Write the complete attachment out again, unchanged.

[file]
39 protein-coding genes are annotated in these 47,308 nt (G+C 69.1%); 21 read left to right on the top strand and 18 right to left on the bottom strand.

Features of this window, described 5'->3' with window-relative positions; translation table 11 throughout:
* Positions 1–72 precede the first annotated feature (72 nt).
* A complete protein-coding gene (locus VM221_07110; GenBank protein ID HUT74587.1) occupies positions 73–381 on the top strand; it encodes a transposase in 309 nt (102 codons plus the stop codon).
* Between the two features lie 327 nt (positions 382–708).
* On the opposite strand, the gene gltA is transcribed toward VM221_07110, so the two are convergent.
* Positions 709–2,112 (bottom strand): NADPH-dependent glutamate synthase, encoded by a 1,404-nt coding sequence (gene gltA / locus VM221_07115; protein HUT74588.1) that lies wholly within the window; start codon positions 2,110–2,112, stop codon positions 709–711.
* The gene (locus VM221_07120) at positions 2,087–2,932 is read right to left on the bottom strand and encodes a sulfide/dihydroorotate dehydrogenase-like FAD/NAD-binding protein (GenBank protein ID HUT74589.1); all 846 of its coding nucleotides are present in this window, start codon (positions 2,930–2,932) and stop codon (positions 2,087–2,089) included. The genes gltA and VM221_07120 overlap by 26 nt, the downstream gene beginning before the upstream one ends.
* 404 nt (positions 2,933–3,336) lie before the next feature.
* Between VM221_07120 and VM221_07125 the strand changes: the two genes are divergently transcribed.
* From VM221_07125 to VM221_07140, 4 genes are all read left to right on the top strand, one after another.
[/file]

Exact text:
39 protein-coding genes are annotated in these 47,308 nt (G+C 69.1%); 21 read left to right on the top strand and 18 right to left on the bottom strand.

Features of this window, described 5'->3' with window-relative positions; translation table 11 throughout:
* Positions 1–72 precede the first annotated feature (72 nt).
* A complete protein-coding gene (locus VM221_07110; GenBank protein ID HUT74587.1) occupies positions 73–381 on the top strand; it encodes a transposase in 309 nt (102 codons plus the stop codon).
* Between the two features lie 327 nt (positions 382–708).
* On the opposite strand, the gene gltA is transcribed toward VM221_07110, so the two are convergent.
* Positions 709–2,112 (bottom strand): NADPH-dependent glutamate synthase, encoded by a 1,404-nt coding sequence (gene gltA / locus VM221_07115; protein HUT74588.1) that lies wholly within the window; start codon positions 2,110–2,112, stop codon positions 709–711.
* The gene (locus VM221_07120) at positions 2,087–2,932 is read right to left on the bottom strand and encodes a sulfide/dihydroorotate dehydrogenase-like FAD/NAD-binding protein (GenBank protein ID HUT74589.1); all 846 of its coding nucleotides are present in this window, start codon (positions 2,930–2,932) and stop codon (positions 2,087–2,089) included. The genes gltA and VM221_07120 overlap by 26 nt, the downstream gene beginning before the upstream one ends.
* 404 nt (positions 2,933–3,336) lie before the next feature.
* Between VM221_07120 and VM221_07125 the strand changes: the two genes are divergently transcribed.
* From VM221_07125 to VM221_07140, 4 genes are all read left to right on the top strand, one after another.